The fashion, the politics, the explosion of the Industrial Revolution make the Gilded Age in America ripe for exploration. In Halfway to Heaven by Susan Wiggs, the heroine is the ugly duckling daughter of a powerful Senator. The hero, newly elected, needs her father’s vote to defeat a railroad expansion bill, and he thinks helping the man’s daughters make good matches on the marriage mart will surely win him good favor. Except, of course, when he finds himself getting distracted, and his head turned, by the heroine – a girl more comfortable exploring the stars than navigating a ballroom.
Dancing at the Chance by Deanna Cameron is set against the criminally underutilized setting of vaudeville. Slowly losing ground against splashier shows, like Ziegfeld’s, and the fad of motion pictures, our dancer heroine hopes that the return of her girlhood crush, the owner’s son, will mean a rebirth for the theater and a happily-ever-after for her. But what about the stage hand hero, who pines for the heroine from afar?
Mae West once said, “When I’m good, I’ve very good. When I’m bad, I’m better.” She could have been talking about romance heroines. Good girls are all well and good (ha!), but bad girls are ever so much more fun. Courtesans, thieves, rebellious daughters, they just make historical romance more interesting.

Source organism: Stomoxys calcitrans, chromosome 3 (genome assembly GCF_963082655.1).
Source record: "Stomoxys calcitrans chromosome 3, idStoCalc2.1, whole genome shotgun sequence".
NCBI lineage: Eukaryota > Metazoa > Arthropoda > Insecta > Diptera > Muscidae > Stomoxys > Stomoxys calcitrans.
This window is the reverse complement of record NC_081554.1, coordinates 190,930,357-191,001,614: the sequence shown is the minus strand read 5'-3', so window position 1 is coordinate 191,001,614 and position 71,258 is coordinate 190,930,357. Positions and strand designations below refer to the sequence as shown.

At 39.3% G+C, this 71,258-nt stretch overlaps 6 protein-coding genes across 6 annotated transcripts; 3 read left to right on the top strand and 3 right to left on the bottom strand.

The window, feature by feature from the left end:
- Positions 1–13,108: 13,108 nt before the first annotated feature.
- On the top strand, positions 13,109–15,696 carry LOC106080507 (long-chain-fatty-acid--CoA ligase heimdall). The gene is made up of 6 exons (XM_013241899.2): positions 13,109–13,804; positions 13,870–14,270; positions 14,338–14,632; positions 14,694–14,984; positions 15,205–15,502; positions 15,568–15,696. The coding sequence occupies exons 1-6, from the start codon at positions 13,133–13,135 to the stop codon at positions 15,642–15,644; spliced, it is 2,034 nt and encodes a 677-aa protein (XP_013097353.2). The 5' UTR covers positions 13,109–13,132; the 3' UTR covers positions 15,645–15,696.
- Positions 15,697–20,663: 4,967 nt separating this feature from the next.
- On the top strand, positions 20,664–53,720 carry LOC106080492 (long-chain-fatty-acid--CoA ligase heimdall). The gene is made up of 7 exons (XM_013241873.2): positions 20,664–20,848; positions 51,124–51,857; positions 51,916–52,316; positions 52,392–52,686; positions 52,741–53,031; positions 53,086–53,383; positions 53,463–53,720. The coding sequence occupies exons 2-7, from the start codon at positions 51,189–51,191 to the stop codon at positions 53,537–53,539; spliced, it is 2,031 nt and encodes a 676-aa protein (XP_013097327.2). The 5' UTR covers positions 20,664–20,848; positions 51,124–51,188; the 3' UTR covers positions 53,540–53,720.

In The Sword Dancer by Jeannie Lin our heroine makes her living performing with a traveling troupe. Well, sort of. She might have gotten a little mixed up with a band of thieves that pulled off a jade and gold heist from a powerful man who now wants retribution. Enter our hero, a bounty hunter. However while he is smitten, she’s got little time for him. She’s too busy trying to find out who she is and what happened to her family. Our girl wants vengeance and answers, a romance – not so much. Or so she thinks.
Unwed and Unrepentant by Marguerite Kaye is the final book in a series about five sisters, and naturally this features the rebellious youngest girl. How rebellious? Well how about running off to the Continent with her lover, a man she never married? Returning to England in hopes of reuniting with her sisters (along with half-brothers, nieces and nephews), she has to get past her overbearing, disapproving father. A man who has always had little use for his daughters unless he could use them to further his own agenda. This means if she wants to be with her family again it’s time for a pretend engagement with a self-made Scot Daddy wants to do business with. Surely that will make the old goat happy?
What I love about historical romance is that there truly is an endless list of possibilities. So much so, that my own personal give-me-more-of-that wislist is a moving target and can change with the seasons. What would you like to see more of in historical romance? Share some of your favorites in the comments section.
Learn more about the books mentioned:
|Maid to Match by Deeanne Gist|
|Scarred Hearts by Bonnie Dee|
|Simple Jess by Pamela Morsi|
|Halfway to Heaven by Susan Wiggs|
|Dancing at the Chance by Deanna Cameron|
|The Sword Dancer by Jeannie Lin|
|Unwed and Unrepentant by Marguerite Kaye|
Wendy the Super Librarian also blogs at WendyTheSuperLibrarian.blogspot.com. So dig that library card out of your pocket and head for the stacks.